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Merger of Council’s, Nez’s plans gains steam


Will the Navajo Nation Council and the president find common ground on spending CARES Act funds?

There were encouraging developments this week. The Navajo Nation was given its portion of the federal Coronavirus Aid, Relief and Economic Security Act over 40 days ago and with a Dec. 31 spending deadline for the $600.5 million looming, the Nation still doesn’t have a fund management plan or legal framework in place.

Without a plan, it will slow down any spending of the money that is supposed to go to COVID-19 relief efforts.

Council and the Nez-Lizer administration have different legal frameworks in mind, and each branch wants to see its plans enacted. The first plan (CMY-44-20) is the Council’s, which Nez line-item vetoed, and which delegates are trying to resurrect.

Nez’s bill (No. 0116-20) was tabled during last Thursday’s Naabik’iyati’ Committee. It was tabled so a work session can be held to discuss merging the two.

“I’m going to repeat what I’ve been saying all along,” said Pernell Halona, a member of the Health, Education and Human Services Committee, during the Naabik’iyati’ work session Monday. “We need to move forward quickly,” he said. “I’ve been advocating all along that we need combine these two legislations in some manner.”

Chief Legislative Counsel Dana Bobroff has worked on merging the two plans. During the work session, she explained that when Nez line-item vetoed Council’s resolution, he left enough provisions that Bobroff was able to incorporate them into a new bill.

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“What the merged document does is it relies on the establishment of the Navajo CARES fund as established in CMY-44-20 in Title 12,” said Bobroff. “I took particular care so the merged legislation works whether or not the override legislation is approved by Council.”

The Navajo Nation CARES Fund — a holding account for the money — comes from CMY-44-20, and a lot of the criteria for the expenditure plan also comes from that bill. From the Nez’s proposal, Bobroff kept the 12-member work group that would be in charge of developing spending plans.

“Also with this merger, 0116-20 retains the $50 million immediate allocation,” said Bobroff. “That pretty much sums up the merger. It would not require new legislation.” The immediate $50 million would be used for personal protective equipment, food, water and care packages for Navajo people, health care facilities, and governmental needs that will help employees work under safe conditions.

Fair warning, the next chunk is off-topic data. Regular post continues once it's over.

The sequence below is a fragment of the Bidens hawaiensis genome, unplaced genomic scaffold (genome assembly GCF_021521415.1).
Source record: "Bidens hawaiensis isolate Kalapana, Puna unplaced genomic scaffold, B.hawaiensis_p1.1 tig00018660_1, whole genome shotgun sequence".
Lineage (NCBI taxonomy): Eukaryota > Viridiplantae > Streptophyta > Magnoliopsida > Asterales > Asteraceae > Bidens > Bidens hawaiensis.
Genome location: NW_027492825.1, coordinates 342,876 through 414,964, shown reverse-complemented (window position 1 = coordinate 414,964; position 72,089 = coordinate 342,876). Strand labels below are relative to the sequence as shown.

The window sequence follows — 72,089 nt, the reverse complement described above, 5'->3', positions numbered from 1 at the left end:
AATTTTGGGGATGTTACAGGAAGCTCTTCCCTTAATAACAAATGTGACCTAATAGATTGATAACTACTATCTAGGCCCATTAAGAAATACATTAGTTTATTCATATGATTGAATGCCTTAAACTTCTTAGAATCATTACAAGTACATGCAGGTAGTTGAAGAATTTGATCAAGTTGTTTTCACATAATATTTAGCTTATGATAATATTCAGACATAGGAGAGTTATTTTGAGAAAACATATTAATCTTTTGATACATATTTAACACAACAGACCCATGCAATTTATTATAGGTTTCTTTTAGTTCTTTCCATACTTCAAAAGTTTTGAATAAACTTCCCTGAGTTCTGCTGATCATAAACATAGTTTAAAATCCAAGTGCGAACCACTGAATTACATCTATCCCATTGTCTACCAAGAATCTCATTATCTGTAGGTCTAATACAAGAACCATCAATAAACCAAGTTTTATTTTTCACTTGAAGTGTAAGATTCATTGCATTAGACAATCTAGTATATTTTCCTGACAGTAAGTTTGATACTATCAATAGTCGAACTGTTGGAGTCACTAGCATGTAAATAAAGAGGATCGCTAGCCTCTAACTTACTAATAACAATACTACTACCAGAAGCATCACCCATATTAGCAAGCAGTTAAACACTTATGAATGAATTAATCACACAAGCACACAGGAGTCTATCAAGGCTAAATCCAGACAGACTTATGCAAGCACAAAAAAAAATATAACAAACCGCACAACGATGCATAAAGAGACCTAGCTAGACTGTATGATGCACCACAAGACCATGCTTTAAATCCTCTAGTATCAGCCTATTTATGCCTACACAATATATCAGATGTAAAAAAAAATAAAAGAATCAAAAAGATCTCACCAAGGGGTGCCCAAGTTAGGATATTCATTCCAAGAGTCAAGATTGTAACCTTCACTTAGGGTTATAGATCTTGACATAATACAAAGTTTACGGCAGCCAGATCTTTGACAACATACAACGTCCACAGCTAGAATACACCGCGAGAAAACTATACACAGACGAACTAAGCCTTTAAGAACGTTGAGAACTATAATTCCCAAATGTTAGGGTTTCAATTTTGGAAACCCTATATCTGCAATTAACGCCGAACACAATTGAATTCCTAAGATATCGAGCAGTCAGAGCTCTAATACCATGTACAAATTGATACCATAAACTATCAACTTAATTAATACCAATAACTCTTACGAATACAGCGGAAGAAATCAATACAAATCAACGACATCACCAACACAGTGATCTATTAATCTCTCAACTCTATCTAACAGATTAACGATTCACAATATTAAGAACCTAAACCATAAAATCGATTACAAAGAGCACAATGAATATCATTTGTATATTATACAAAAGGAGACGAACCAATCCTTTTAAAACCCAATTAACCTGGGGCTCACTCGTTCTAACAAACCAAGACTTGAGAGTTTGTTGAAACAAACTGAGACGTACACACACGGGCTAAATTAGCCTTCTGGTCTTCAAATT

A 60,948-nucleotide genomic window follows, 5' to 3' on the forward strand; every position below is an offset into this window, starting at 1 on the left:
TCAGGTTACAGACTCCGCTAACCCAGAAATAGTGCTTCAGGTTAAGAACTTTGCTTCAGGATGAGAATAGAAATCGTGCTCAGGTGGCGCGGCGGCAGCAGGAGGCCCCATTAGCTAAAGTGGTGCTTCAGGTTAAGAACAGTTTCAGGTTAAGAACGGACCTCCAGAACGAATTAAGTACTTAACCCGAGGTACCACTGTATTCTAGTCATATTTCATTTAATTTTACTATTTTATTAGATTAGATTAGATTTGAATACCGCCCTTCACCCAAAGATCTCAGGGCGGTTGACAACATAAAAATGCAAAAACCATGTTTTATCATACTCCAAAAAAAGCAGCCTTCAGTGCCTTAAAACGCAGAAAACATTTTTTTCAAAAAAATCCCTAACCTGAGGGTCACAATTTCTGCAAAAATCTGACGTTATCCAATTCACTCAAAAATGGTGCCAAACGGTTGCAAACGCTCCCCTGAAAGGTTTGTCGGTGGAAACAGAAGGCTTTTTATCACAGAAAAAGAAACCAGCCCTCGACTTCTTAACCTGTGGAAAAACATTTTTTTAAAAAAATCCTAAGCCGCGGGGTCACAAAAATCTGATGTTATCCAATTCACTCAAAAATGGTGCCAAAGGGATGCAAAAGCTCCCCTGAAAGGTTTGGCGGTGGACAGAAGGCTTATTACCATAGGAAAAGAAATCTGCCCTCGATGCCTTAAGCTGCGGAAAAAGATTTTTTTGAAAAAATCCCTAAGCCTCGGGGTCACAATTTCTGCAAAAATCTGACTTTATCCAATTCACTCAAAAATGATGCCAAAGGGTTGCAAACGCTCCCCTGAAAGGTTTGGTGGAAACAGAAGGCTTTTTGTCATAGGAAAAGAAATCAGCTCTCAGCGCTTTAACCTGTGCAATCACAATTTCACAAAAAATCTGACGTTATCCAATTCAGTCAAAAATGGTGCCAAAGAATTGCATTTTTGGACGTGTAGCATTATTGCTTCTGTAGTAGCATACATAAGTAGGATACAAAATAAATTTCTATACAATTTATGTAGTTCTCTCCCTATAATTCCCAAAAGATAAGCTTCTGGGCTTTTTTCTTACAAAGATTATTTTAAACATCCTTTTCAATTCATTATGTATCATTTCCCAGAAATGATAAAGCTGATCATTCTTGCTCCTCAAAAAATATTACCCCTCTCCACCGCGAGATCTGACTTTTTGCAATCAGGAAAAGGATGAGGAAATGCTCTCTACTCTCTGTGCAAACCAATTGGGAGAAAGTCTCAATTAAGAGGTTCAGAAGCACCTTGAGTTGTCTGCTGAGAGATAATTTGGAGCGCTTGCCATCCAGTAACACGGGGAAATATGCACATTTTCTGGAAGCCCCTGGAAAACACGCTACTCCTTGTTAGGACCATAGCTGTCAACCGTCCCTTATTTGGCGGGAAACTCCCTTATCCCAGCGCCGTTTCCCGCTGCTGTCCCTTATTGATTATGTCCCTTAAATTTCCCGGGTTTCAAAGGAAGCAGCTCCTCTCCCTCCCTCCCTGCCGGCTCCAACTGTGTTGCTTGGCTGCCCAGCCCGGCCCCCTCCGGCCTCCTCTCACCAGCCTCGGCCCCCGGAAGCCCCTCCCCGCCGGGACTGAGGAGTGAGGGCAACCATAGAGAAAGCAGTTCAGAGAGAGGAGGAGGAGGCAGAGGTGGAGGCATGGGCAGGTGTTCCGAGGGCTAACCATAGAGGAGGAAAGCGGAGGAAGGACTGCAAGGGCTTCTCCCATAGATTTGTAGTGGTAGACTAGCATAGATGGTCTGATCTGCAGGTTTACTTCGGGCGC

“The immediate $50 million, there is a requirement if it’s not spent by August 31 it returns to the CARES Fund,” said Bobroff. “The president, the speaker, the chief justice shall jointly develop and prepare an expenditure plan that incorporates the needs of the whole of the Navajo Nation, including needs of all three branches.”

The Department of Justice agreed with Bobroff’s merged legislation for the most part. The merging of the two would mean Council would have to amend the president’s bill rather than revive its own legislation, to save time.

“I think its good for the public to know how much time and coordination it’s going to take to merge 0116-20 with the current law of the Navajo CARES Act,” said Budget and Finance Committee member Amber Kanazbah Crotty.

The Council had held work sessions with programs, divisions and departments to get a sense of where they could spend the money. As a Nation and as the three branches, they’ve already had discussions and maybe the 0116-20 work group isn’t needed after all, said Crotty. “If we move forward with a work group that appears … (it) would delay any expenditure plans for 15 days after it’s signed into law,” said Crotty.

“We, as a Nation, have the expenditure plan needed for water lines, electricity, telecommunication and other projects.” In more discussion during the 4.5-hour work session, Law and Order Committee member Eugene Tso said COVID-19 isn’t a time for debate but rather action.

“It’s already here,” said Tso. “That’s why I am wondering why we are doing this and that. We all know the needs of the people in our area, that’s why we are here. We don’t need to speak about it again and again and again.”

During Nez’s Facebook town hall meeting on Tuesday, Nez encouraged viewers to speak to their delegates about approving 0116-20. Looking toward opening the government next month, Nez said some of the $50 million could go toward hazard pay for those who have been working during the pandemic, cleaning Navajo Nation facilities and testing employees for the virus.

“0116-20 is before them,” said Nez. “They tabled it for a work session … continue to let your Council delegate know we need 0116-20 to be approved.”

About The Author

Arlyssa Becenti

Arlyssa Becenti reports on Navajo Nation Council and Office of the President and Vice President. Her clans are Nát'oh dine'é Táchii'nii, Bit'ahnii, Kin łichii'nii, Kiyaa'áanii. She’s originally from Fort Defiance and has a degree in English Literature from Arizona State University. Before working for the Navajo Times she was a reporter for the Gallup Independent. She can be reached at Follow her on Twitter at @abecenti


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